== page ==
Sleeper hit is a term used in the entertainment industry for a film that plays successfully for a long period and becomes a big success, despite having relatively little promotion or lacking a successful opening. It is also used in a similar sense for music releases and video games.
Some sleeper hits in the film industry are strategically marketed for audiences subtly, such as with sneak previews a couple of weeks prior to release, without making them feel obliged to see a heavily promoted film. This alternative form of marketing strategy has been used in sleeper hits such as Sleepless in Seattle (1993), Forrest Gump (1994), My Best Friend's Wedding (1997), There's Something About Mary (1998), and The Sixth Sense (1999).
Screenings for these films are held in an area conducive to the film's demographic. In the case of Sleepless in Seattle, a romantic comedy, screenings were held at suburban shopping malls where romantic couples in their mid 20s to early 30s spent Saturday afternoons before seeing a new film. In theory, a successful screening leads to word-of-mouth marketing, as it compels viewers to discuss an interesting, low-key film with co-workers when they return to work after their weekend.
Easy Rider (1969), which was created on a budget of less than $400,000, became a sleeper hit by earning $50 million and garnering attention from younger audiences with its combination of drugs, violence, motorcycles, counter-culture stance, and rock music.
The Rocky Horror Picture Show (1975) was considered a flop for the first 6 months of its release until it found popularity in midnight screenings. A Christmas Story (1983) was initially a modest success with little promotion, but after Ted Turner purchased the MGM backcatalog a few years later and began rerunning the film on his cable networks every December, it became an iconic Christmas classic.
The 1979 Australian film Mad Max, which sprung from the Ozploitation movement and helped to popularise the post-apocalyptic dystopia genre, held the record for the biggest profit-to-cost ratio for several years until it was broken in 1999 by The Blair Witch Project, also a sleeper hit.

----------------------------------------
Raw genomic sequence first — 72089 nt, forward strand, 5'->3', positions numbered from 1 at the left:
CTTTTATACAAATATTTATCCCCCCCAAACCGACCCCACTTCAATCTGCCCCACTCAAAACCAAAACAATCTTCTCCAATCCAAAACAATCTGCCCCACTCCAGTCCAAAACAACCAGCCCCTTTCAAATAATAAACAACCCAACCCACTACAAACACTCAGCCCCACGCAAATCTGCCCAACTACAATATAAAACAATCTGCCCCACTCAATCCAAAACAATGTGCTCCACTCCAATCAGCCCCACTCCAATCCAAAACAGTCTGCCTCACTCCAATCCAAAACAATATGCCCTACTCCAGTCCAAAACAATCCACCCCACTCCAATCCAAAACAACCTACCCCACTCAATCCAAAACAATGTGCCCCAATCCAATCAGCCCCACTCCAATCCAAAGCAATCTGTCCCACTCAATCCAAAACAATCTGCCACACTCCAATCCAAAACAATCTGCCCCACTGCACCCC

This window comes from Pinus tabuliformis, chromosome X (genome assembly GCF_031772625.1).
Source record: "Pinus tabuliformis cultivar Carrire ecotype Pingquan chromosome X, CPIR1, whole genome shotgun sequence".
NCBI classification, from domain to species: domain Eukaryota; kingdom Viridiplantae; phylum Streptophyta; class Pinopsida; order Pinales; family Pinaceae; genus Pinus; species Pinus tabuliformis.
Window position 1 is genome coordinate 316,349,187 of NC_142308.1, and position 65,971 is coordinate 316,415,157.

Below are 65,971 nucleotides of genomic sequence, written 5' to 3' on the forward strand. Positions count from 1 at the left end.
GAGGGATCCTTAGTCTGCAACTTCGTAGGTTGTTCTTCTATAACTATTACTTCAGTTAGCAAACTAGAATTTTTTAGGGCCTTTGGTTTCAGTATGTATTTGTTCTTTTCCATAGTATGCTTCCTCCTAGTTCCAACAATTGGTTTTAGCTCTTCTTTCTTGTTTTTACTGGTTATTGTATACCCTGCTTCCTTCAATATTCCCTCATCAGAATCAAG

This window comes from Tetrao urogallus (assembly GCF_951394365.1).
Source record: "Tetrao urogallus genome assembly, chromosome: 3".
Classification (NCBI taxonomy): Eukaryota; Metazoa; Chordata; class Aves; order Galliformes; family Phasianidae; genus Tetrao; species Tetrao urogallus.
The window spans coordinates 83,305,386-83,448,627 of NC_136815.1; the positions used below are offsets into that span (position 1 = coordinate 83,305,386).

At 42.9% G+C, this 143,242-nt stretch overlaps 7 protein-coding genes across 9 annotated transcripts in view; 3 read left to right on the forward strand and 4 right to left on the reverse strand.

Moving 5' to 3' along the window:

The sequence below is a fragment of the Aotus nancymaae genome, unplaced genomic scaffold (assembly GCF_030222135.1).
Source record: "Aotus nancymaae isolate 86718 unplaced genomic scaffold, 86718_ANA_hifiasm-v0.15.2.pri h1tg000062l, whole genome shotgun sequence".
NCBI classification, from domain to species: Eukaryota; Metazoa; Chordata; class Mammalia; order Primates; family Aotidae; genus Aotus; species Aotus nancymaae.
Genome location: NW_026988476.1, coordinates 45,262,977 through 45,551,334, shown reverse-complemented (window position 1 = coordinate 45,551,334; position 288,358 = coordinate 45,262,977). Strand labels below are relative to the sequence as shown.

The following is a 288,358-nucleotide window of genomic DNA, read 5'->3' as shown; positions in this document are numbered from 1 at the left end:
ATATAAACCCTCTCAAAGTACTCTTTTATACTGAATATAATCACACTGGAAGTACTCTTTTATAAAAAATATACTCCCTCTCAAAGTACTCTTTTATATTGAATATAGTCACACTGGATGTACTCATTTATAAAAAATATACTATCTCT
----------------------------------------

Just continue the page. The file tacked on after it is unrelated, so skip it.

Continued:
The independent film Halloween, which played over the course of fall 1978 through fall 1979 and relied almost completely on word-of-mouth as marketing, was also a sleeper hit, having a box-office take of $70 million on a budget of only $325,000. Its success caused other slasher films to try the same approach, although few fared as well, since horror films heavily rely on opening weekend box-office and quickly fall from theaters. Other notable examples of horror sleeper-hits to follow in Halloween's wake include A Nightmare on Elm Street in 1984, Scream in 1996, The Blair Witch Project in 1999, Saw in 2004, and Paranormal Activity in 2007.
Don Howard's 1952 recording of "Oh Happy Day" was one of the earliest sleeper hits. Featuring only Howard's baritone vocals and his acoustic guitar played at an amateur level, it was initially released regionally and was never expected to become a hit. A massive groundswell of support from teenagers in Howard's home base of Cleveland, Ohio, led to the song rapidly rising in popularity, despite music industry scorn; cover versions (including one by Larry Hooper and the Lawrence Welk orchestra) were quickly rushed into production, and by 1953, there were no fewer than four hit recordings of the same song circulating, including Howard's original.
The Romantics' 1980 single "What I Like About You" was a minor hit upon its release, charting at number 49 on the Billboard Hot 100 in the United States, while not charting at all in the United Kingdom. It eventually became one of the most popular songs of the 1980s.